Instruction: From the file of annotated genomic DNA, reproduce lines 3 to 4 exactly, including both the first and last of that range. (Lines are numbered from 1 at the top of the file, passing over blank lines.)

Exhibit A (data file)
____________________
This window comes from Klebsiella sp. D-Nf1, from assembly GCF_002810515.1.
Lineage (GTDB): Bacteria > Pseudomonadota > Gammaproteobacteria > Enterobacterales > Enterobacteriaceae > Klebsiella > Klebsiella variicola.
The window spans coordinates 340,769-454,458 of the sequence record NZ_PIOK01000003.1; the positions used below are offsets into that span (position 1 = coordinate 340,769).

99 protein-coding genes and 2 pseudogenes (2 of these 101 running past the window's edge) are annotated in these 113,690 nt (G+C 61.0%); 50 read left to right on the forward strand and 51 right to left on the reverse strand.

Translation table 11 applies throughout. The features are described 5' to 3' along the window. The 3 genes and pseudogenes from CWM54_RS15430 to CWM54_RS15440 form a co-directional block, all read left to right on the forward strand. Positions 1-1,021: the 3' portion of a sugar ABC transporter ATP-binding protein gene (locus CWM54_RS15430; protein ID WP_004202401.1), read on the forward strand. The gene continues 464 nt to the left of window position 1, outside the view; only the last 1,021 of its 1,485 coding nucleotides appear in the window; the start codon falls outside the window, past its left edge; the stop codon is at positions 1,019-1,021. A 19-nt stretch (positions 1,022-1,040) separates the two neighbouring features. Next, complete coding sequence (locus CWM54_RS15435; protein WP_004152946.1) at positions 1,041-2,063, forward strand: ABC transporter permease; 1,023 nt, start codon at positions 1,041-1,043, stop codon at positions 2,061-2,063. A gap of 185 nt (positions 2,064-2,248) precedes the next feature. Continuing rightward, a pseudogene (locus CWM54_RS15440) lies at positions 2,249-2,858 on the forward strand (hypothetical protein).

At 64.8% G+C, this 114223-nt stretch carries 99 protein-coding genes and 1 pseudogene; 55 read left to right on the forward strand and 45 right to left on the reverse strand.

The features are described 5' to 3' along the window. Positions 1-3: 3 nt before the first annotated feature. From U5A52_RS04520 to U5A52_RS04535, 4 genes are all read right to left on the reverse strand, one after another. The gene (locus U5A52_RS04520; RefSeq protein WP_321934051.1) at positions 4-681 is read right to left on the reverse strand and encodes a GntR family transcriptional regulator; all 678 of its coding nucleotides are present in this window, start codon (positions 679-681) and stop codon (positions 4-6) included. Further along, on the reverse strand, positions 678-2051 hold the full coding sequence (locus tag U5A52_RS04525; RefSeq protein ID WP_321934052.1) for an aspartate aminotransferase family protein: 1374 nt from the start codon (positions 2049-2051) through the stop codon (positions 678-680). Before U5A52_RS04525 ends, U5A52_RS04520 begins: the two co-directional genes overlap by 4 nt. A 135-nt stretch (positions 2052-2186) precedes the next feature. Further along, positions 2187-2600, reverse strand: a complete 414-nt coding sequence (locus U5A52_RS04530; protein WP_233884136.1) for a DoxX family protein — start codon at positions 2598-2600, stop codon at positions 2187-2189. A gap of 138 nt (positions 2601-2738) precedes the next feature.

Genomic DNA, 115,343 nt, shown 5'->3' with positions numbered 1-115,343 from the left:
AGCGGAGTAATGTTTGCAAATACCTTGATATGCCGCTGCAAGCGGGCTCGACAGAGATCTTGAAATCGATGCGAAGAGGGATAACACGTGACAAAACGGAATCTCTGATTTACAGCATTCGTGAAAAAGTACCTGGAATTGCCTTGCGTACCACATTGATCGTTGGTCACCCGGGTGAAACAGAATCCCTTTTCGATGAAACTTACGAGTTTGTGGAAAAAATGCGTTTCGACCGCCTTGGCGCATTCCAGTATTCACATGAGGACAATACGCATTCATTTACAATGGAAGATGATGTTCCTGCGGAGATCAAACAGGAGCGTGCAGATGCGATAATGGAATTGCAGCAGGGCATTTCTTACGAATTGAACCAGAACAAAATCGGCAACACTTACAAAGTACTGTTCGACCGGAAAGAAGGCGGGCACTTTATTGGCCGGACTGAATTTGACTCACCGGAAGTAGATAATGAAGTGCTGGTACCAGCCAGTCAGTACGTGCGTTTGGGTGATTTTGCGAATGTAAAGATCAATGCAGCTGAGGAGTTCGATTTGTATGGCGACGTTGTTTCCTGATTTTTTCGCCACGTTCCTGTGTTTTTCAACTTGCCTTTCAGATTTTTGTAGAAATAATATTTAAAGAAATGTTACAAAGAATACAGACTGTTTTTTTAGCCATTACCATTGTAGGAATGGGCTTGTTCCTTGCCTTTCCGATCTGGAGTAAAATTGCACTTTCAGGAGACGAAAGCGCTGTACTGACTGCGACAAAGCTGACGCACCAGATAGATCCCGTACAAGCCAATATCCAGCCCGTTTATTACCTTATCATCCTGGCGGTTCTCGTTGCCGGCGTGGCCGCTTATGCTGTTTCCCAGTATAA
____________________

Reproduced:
The window spans coordinates 340,769-454,458 of the sequence record NZ_PIOK01000003.1; the positions used below are offsets into that span (position 1 = coordinate 340,769).

99 protein-coding genes and 2 pseudogenes (2 of these 101 running past the window's edge) are annotated in these 113,690 nt (G+C 61.0%); 50 read left to right on the forward strand and 51 right to left on the reverse strand.